- Connecting factor (similar professional or educational experiences. Same alma mater, job experience, professional organizations, etc.)
Now that I’ve told you how to find top translators in your specialization, what do you exactly say when you reach out to them?
Below I’m going to share the word-for-word scripts I’ve used to build a network of top translators which has generated thousands of dollars for my translation business.
This is the best way to get high-paying clients that appreciate the work you do. You’ll leap-frog months, even years, of potential struggle of figuring things out on your own. Just because you’re a freelancer doesn’t mean you have to do everything by yourself.
Word-for-word scripts to authentically connect with top translators
(If you have a warm contact)
SUBJECT LINE: Michelle suggested we get in touch
My name is Tonya and Michelle recommended I get in contact with you.
You have an impressive work history, having worked with clients such as Sony. I’m a freelance translator specializing in multimedia translation (French <-> English) and I’d love to get your advice if you have 5-10 minutes to spare.
I’d like to hear what your experience has been working with Sony. We can set up a time to talk or I can meet you for coffee at your convenience. Let me know if it’s possible for us to talk or meet.
If you’ve noticed, the email subject line is attention grabbing. Mentioning the mutual contact ensures it gets opened and read.
Also, note how the email is under 90 words? Keep it short and sweet. Short enough for someone to read the email in a few seconds off of their smart phone.
(If you have similarities)
SUBJECT LINE: Fellow ATISDA member and translator in San Diego.
For the past couple of weeks I’ve invested considerable research on companies like Apple and Cisco. During my search, I’ve come across your impressive LinkedIn profile. I would like to hear what your experience was like working with them.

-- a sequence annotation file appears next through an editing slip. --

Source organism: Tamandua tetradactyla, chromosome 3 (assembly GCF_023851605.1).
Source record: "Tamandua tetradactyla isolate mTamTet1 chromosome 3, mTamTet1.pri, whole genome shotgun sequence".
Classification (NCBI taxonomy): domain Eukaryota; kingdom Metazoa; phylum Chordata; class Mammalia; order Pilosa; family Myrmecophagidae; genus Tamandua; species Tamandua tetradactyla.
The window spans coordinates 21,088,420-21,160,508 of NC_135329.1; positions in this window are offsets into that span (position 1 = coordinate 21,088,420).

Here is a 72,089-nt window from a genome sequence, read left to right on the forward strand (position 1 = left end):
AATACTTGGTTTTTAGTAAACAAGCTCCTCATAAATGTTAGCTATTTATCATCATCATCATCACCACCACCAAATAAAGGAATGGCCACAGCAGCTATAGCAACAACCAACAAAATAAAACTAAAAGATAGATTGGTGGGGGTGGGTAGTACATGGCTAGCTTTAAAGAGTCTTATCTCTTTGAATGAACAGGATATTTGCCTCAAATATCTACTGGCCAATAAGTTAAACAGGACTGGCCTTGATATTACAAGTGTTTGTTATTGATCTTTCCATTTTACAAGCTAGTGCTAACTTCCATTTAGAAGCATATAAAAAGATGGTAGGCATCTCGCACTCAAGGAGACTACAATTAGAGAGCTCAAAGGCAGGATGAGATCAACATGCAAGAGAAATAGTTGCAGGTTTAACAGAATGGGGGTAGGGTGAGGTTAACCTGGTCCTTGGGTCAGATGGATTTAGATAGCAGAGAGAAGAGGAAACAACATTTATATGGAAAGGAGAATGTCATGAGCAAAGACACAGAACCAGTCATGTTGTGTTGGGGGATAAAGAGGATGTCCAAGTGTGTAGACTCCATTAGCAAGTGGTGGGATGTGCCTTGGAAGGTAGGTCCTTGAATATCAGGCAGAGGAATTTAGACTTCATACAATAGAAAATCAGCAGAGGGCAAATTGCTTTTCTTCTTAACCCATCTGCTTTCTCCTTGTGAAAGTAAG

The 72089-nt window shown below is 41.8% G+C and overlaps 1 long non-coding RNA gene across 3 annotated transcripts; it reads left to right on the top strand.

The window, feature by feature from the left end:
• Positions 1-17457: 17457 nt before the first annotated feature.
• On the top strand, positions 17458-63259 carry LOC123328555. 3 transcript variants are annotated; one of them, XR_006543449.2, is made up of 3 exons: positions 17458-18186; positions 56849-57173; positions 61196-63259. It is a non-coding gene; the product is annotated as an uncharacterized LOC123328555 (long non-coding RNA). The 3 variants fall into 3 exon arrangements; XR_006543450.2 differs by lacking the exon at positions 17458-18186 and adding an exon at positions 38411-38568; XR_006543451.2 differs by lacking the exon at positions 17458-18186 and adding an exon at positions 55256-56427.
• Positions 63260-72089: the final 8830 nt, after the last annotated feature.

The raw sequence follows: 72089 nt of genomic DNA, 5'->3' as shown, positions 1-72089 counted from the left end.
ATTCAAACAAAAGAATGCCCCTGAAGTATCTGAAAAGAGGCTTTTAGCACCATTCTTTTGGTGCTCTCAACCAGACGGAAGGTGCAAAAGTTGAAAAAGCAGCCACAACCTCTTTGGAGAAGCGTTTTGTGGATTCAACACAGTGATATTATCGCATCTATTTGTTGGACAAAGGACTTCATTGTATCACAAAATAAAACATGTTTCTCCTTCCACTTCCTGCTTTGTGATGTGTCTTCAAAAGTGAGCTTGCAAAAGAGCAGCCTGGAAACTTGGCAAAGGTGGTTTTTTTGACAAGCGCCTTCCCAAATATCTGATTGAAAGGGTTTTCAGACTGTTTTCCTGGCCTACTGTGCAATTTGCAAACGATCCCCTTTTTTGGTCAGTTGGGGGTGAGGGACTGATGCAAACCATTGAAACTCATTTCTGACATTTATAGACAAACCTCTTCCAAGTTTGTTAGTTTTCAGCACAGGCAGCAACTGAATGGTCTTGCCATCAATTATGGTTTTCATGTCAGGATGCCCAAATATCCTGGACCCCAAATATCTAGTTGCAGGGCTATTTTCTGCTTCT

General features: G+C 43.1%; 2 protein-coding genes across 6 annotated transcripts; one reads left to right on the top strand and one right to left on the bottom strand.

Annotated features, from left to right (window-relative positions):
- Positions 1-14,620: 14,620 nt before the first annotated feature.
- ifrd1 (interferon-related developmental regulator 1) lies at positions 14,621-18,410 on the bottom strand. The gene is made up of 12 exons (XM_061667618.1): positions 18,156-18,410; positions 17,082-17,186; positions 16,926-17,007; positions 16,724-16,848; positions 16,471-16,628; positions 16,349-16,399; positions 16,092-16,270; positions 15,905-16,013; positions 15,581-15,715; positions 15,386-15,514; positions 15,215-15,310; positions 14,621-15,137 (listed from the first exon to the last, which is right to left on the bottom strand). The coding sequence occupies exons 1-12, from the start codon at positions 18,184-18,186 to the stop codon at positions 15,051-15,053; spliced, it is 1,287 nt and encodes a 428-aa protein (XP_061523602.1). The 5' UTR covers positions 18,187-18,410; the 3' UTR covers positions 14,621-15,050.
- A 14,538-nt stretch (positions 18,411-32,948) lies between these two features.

I have 3-5 brief questions to ask you. Would you be available for a quick call or coffee meeting on Tuesday at 11:00 am?
Let me know if this works for you.
Hint: If you’re a member of any professional translation association, use this to warm up a cold email. Get even more specific and use a chapter division of your professional association in the subject line.
Give and you will receive
It doesn’t stop there. After your talk or meeting make sure to follow up. Remember you want to nurture your network.
Send a genuine email thanking them for their time. If they gave you personal suggestions, tell them you’ll apply it in your business and keep them posted on the results. Building and nurturing a network is a win-win situation.
How? For example, in my business I use it as a tool to provide premium customer service. I encourage my clients to call me when they’re looking for translators and interpreters in other language pairs.
Not only do they get to tap into my network and get peace of mind, but I also help my colleagues land translation projects that don’t get advertised. A network is something that’s mutually beneficial. It’s an ongoing process, not something you do once in a while. The more effort you put in, the more you get out of it.
Maryam Abdi is a translation consultant (Somali > English), court interpreter, and the founder of Translators Academy which hosts hundreds of readers on marketing, sales, and career strategies for freelance translators.